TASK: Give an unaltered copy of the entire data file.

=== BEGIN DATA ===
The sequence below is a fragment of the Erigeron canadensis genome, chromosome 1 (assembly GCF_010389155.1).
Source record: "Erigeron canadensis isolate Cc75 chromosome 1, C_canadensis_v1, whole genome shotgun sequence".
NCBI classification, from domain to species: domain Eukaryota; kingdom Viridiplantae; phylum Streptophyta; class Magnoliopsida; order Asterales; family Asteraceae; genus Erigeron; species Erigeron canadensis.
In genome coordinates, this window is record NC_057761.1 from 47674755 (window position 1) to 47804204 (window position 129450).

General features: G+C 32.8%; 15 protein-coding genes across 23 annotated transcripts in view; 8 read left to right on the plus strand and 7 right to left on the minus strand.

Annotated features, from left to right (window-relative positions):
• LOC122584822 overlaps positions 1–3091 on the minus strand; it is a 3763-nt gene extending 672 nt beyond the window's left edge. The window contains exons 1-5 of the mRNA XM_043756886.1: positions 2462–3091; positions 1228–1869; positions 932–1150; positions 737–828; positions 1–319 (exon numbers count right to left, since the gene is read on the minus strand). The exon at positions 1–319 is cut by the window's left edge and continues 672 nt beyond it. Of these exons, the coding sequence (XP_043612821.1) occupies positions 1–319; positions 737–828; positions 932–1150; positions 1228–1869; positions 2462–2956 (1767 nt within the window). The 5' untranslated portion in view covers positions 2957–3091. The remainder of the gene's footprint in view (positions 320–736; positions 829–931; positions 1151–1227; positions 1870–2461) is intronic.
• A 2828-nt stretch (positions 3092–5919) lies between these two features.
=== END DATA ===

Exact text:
The sequence below is a fragment of the Erigeron canadensis genome, chromosome 1 (assembly GCF_010389155.1).
Source record: "Erigeron canadensis isolate Cc75 chromosome 1, C_canadensis_v1, whole genome shotgun sequence".
NCBI classification, from domain to species: domain Eukaryota; kingdom Viridiplantae; phylum Streptophyta; class Magnoliopsida; order Asterales; family Asteraceae; genus Erigeron; species Erigeron canadensis.
In genome coordinates, this window is record NC_057761.1 from 47674755 (window position 1) to 47804204 (window position 129450).

General features: G+C 32.8%; 15 protein-coding genes across 23 annotated transcripts in view; 8 read left to right on the plus strand and 7 right to left on the minus strand.

Annotated features, from left to right (window-relative positions):
• LOC122584822 overlaps positions 1–3091 on the minus strand; it is a 3763-nt gene extending 672 nt beyond the window's left edge. The window contains exons 1-5 of the mRNA XM_043756886.1: positions 2462–3091; positions 1228–1869; positions 932–1150; positions 737–828; positions 1–319 (exon numbers count right to left, since the gene is read on the minus strand). The exon at positions 1–319 is cut by the window's left edge and continues 672 nt beyond it. Of these exons, the coding sequence (XP_043612821.1) occupies positions 1–319; positions 737–828; positions 932–1150; positions 1228–1869; positions 2462–2956 (1767 nt within the window). The 5' untranslated portion in view covers positions 2957–3091. The remainder of the gene's footprint in view (positions 320–736; positions 829–931; positions 1151–1227; positions 1870–2461) is intronic.
• A 2828-nt stretch (positions 3092–5919) lies between these two features.